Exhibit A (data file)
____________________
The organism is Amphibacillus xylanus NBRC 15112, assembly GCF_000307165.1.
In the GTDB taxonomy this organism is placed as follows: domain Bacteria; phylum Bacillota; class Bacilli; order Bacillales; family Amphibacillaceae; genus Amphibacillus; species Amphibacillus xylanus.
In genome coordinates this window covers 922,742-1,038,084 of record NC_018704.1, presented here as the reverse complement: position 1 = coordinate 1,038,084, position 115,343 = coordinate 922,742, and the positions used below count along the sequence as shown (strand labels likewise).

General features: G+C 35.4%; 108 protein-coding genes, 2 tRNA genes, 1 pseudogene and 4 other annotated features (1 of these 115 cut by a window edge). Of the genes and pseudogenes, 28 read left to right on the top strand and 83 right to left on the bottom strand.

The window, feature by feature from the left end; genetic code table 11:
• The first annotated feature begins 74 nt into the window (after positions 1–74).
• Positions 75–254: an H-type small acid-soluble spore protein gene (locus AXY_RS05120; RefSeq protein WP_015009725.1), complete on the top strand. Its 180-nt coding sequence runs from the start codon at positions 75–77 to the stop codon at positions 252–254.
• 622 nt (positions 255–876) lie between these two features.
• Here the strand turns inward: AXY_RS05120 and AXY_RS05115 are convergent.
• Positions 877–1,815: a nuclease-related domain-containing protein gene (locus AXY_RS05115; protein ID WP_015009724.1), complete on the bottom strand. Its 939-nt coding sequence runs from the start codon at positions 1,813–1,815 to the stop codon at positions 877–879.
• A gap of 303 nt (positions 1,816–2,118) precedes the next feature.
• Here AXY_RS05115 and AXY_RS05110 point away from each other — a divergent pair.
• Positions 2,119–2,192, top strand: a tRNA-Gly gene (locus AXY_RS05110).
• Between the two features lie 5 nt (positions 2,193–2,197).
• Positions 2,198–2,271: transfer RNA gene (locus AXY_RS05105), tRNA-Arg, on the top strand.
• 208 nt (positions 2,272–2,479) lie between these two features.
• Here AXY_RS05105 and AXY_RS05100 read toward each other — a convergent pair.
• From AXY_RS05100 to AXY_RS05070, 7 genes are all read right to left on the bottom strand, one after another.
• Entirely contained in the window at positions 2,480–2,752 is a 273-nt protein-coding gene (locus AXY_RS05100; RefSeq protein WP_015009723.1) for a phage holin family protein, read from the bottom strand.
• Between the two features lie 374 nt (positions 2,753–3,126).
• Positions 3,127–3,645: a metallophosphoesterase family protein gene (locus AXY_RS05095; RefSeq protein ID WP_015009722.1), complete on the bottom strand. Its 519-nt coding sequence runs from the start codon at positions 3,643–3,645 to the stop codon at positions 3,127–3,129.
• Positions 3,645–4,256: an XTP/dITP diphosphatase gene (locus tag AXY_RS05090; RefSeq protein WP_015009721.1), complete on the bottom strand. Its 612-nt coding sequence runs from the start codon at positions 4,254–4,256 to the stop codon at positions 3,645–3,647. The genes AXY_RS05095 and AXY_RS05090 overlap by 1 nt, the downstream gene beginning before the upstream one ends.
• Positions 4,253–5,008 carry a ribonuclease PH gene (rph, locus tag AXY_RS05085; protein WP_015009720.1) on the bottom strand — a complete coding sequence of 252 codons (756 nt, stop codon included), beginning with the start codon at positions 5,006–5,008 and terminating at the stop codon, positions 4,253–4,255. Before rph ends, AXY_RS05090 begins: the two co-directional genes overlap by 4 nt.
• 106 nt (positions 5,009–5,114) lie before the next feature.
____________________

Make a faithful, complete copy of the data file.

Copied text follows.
The organism is Amphibacillus xylanus NBRC 15112, assembly GCF_000307165.1.
In the GTDB taxonomy this organism is placed as follows: domain Bacteria; phylum Bacillota; class Bacilli; order Bacillales; family Amphibacillaceae; genus Amphibacillus; species Amphibacillus xylanus.
In genome coordinates this window covers 922,742-1,038,084 of record NC_018704.1, presented here as the reverse complement: position 1 = coordinate 1,038,084, position 115,343 = coordinate 922,742, and the positions used below count along the sequence as shown (strand labels likewise).

General features: G+C 35.4%; 108 protein-coding genes, 2 tRNA genes, 1 pseudogene and 4 other annotated features (1 of these 115 cut by a window edge). Of the genes and pseudogenes, 28 read left to right on the top strand and 83 right to left on the bottom strand.

The window, feature by feature from the left end; genetic code table 11:
• The first annotated feature begins 74 nt into the window (after positions 1–74).
• Positions 75–254: an H-type small acid-soluble spore protein gene (locus AXY_RS05120; RefSeq protein WP_015009725.1), complete on the top strand. Its 180-nt coding sequence runs from the start codon at positions 75–77 to the stop codon at positions 252–254.
• 622 nt (positions 255–876) lie between these two features.
• Here the strand turns inward: AXY_RS05120 and AXY_RS05115 are convergent.
• Positions 877–1,815: a nuclease-related domain-containing protein gene (locus AXY_RS05115; protein ID WP_015009724.1), complete on the bottom strand. Its 939-nt coding sequence runs from the start codon at positions 1,813–1,815 to the stop codon at positions 877–879.
• A gap of 303 nt (positions 1,816–2,118) precedes the next feature.
• Here AXY_RS05115 and AXY_RS05110 point away from each other — a divergent pair.
• Positions 2,119–2,192, top strand: a tRNA-Gly gene (locus AXY_RS05110).
• Between the two features lie 5 nt (positions 2,193–2,197).
• Positions 2,198–2,271: transfer RNA gene (locus AXY_RS05105), tRNA-Arg, on the top strand.
• 208 nt (positions 2,272–2,479) lie between these two features.
• Here AXY_RS05105 and AXY_RS05100 read toward each other — a convergent pair.
• From AXY_RS05100 to AXY_RS05070, 7 genes are all read right to left on the bottom strand, one after another.
• Entirely contained in the window at positions 2,480–2,752 is a 273-nt protein-coding gene (locus AXY_RS05100; RefSeq protein WP_015009723.1) for a phage holin family protein, read from the bottom strand.
• Between the two features lie 374 nt (positions 2,753–3,126).
• Positions 3,127–3,645: a metallophosphoesterase family protein gene (locus AXY_RS05095; RefSeq protein ID WP_015009722.1), complete on the bottom strand. Its 519-nt coding sequence runs from the start codon at positions 3,643–3,645 to the stop codon at positions 3,127–3,129.
• Positions 3,645–4,256: an XTP/dITP diphosphatase gene (locus tag AXY_RS05090; RefSeq protein WP_015009721.1), complete on the bottom strand. Its 612-nt coding sequence runs from the start codon at positions 4,254–4,256 to the stop codon at positions 3,645–3,647. The genes AXY_RS05095 and AXY_RS05090 overlap by 1 nt, the downstream gene beginning before the upstream one ends.
• Positions 4,253–5,008 carry a ribonuclease PH gene (rph, locus tag AXY_RS05085; protein WP_015009720.1) on the bottom strand — a complete coding sequence of 252 codons (756 nt, stop codon included), beginning with the start codon at positions 5,006–5,008 and terminating at the stop codon, positions 4,253–4,255. Before rph ends, AXY_RS05090 begins: the two co-directional genes overlap by 4 nt.
• 106 nt (positions 5,009–5,114) lie before the next feature.